Title: Fisher, Lewis T.

Source text: The Medical and Surgical History of the War of the Rebellion, Part 3, Volume 1 (Washington, DC: Government Printing Office, 1888), 135.

Keywords:pathology of malarial diseasepost-mortem recordsremittent fever

Civil War Washington ID: med.d1e755

TEI/XML: med.d1e755.xml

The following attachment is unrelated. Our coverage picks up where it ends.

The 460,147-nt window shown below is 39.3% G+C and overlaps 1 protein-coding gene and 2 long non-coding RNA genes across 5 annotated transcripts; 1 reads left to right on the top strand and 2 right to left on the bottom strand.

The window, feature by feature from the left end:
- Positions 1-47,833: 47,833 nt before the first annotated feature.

CASE 80.—Private Lewis T. Fisher, Co. K, 149th Pa. Vols.; age 20; was admitted March 26, 1864. Diagnosis—remittent fever. Died April 25. Post-mortem examination nine hours after death: Brain, lungs and heart healthy. The mucous membrane of the stomach was thickened and slate-colored. The intestines were much congested, and their serous coat, which was of a slate-blue color, was adherent to the abdominal walls. The upper half of the duodenum was extensively ulcerated and almost perforated in some places. The liver was much softened in the neighborhood of the gall-bladder; the spleen firm and healthy; the pancreas somewhat ulcerated along its attached surface. The left kidney was enlarged and much congested.—Lincoln Hospital, Washington, D. C.